Tariffs coming on Chinese imports. On July 6, more than $30 billion of Chinese goods will be subjected to tariffs.7
This is only the beginning.
Italy’s new government presents its first budget in September8 and political risks will probably re-emerge. An expected overly-expansionary budget would threaten relations with the European Commission, which may cause a market sell off in Italian stocks and bonds potentially leading to new elections in Italy.
The European Central Bank will taper its quantitative easing program in Q4 by reducing its purchases of mostly euro-zone sovereign bonds from €30 billion per month to €15 billion per month.9
Summer doldrums have already begun to reduce FX trading activity.
A huge drop in trading volatility and volumes has been observed during the FIFA World Cup matches.10
The euro, pound and Canadian dollar all dropped to multi-month lows in June.11
Now that major technical price objectives for the decline in each currency have been met, consolidation or even a short-term rally (a decline in the dollar) may be in order.
EU leaders agreed to a package of measures stemming the flow of migrants, which eased concern over a standoff between Italy and Germany.12 The euro gapped higher and Italian bond prices rose on the news.13
The South African rand collapsed. Treated as a proxy for EM risk, the rand is widely traded and has relatively high liquidity. So, the ongoing sell-off in emerging market assets and currencies hit the rand harder than other EM currencies, resulting in its worst quarterly decline in seven years.14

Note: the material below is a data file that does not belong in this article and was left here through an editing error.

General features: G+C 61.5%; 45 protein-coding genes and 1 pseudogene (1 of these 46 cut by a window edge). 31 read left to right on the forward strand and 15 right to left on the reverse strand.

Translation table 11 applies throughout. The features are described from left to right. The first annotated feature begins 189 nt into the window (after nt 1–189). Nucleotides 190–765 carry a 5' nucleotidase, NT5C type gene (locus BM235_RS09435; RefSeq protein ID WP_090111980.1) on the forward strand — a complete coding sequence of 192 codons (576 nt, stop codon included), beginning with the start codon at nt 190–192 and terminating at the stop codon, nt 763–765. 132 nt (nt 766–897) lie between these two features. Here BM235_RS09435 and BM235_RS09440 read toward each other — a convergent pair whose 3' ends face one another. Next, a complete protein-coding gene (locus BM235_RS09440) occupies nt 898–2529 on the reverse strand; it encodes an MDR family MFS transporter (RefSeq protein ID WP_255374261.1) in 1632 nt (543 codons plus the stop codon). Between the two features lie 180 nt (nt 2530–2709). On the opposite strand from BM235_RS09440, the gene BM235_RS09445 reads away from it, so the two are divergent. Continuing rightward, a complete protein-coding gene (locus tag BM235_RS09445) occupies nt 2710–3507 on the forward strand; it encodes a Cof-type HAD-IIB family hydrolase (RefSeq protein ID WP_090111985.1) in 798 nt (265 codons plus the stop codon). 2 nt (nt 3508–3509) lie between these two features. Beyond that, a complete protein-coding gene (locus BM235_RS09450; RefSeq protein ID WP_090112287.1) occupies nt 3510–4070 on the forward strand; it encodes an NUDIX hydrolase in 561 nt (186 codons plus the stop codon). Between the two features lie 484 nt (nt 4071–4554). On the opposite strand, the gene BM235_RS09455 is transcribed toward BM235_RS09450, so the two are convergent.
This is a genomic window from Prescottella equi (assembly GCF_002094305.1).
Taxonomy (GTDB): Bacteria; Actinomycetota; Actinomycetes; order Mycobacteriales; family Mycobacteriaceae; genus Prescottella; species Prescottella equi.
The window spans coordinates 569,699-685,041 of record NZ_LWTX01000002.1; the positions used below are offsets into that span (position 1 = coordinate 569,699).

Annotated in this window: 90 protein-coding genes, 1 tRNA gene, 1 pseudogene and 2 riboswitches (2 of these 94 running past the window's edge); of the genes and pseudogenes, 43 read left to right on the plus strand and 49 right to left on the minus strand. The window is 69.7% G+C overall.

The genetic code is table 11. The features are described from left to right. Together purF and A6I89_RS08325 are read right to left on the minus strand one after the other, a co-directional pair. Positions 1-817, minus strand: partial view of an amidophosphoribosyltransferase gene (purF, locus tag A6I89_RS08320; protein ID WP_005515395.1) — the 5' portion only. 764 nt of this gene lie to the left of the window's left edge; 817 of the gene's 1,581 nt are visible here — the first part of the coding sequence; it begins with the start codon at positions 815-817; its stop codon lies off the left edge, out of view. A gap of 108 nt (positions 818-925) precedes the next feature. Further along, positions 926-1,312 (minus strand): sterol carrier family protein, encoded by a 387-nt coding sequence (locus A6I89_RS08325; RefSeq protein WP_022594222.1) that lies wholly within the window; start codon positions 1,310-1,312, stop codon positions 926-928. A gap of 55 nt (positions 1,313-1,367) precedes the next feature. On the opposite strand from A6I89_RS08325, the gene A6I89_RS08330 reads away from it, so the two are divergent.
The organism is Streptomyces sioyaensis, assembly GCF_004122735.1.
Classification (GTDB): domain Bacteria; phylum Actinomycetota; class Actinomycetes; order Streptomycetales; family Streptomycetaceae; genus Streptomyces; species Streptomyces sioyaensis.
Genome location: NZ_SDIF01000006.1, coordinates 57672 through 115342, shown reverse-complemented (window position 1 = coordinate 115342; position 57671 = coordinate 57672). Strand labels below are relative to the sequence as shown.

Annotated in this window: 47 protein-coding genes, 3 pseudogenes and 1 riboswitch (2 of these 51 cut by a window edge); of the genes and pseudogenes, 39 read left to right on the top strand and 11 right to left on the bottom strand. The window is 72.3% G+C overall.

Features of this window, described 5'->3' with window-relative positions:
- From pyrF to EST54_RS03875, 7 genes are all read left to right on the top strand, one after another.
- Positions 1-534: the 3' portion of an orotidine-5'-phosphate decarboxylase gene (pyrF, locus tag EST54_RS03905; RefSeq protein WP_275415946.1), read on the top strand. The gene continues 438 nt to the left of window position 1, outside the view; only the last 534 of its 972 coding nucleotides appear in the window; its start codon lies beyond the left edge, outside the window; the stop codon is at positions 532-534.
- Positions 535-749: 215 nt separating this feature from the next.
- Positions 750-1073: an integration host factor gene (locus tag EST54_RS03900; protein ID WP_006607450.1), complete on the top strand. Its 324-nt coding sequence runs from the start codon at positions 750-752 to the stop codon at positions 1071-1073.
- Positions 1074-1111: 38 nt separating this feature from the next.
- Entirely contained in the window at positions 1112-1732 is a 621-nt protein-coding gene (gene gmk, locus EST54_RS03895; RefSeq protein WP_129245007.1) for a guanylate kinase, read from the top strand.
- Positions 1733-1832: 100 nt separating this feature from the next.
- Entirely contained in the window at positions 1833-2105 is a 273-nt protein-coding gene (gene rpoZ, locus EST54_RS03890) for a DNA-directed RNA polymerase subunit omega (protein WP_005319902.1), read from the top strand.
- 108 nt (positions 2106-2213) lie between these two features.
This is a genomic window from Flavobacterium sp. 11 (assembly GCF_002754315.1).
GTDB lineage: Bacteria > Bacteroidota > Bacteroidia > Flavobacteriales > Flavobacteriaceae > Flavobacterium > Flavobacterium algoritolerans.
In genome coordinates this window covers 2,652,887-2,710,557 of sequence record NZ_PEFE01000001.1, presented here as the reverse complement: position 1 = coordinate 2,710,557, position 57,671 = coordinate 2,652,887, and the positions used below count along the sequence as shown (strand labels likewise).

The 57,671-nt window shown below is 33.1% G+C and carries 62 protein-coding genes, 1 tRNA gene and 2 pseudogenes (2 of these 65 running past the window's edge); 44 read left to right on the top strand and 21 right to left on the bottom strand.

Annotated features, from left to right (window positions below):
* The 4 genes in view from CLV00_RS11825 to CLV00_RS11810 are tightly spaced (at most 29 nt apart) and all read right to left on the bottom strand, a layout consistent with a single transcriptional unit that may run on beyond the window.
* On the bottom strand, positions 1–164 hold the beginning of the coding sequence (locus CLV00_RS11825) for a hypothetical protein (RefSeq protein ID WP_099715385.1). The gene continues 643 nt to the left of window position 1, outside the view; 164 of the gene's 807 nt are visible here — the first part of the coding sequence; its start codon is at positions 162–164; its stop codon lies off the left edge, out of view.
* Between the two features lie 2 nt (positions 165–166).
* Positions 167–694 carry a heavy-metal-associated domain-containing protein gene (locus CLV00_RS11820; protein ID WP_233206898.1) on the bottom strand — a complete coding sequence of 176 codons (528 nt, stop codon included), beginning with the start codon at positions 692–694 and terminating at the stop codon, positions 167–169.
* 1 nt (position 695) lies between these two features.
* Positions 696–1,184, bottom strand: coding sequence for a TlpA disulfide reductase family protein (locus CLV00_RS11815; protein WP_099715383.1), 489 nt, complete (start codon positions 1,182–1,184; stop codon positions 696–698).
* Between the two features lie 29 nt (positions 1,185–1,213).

The Federal Reserve hiked rates by 25 bps.The hike moved the Fed’s rate range to 1.75 - 2.00 percent. Fed Chairman Powell’s hawkish comments surprised the market, yet traders still underestimate the odds of future rate hikes.15
The Fed remains the only major central bank with a tightening policy: neither the European Central Bank (ECB) nor the Bank of Japan (BOJ) have been able to raise rates even once.
Bank of England showed signs of hawkishness. In a surprise decision, the BOE’s Chief Economist joined two other Monetary Policy Committee members in voting for an immediate 25 bps hike in the Bank Rate.16
Although outvoted this time, the writing is on the wall for a rate hike in the near future.
French President Macron’s “grand plan” for Eurozone reform lies in ruins. Macron’s vision of fiscal union did not receive needed backing at the EU Summit to move forward. Decisions on the formal Franco-German Declaration were effectively postponed until December.17
Oil prices reached multi-year highs. The energy sector was the top industry sector in Q2, marking its biggest quarterly gain since 2011. Analysts are stating that the energy sector generally outperforms ahead of an equity-market peak and the Conference Board Leading Economic Index.18
This may be another sign that U.S. equities will soon head south.
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2,8 Washington Post
6 The Atlantic
9 Financial Times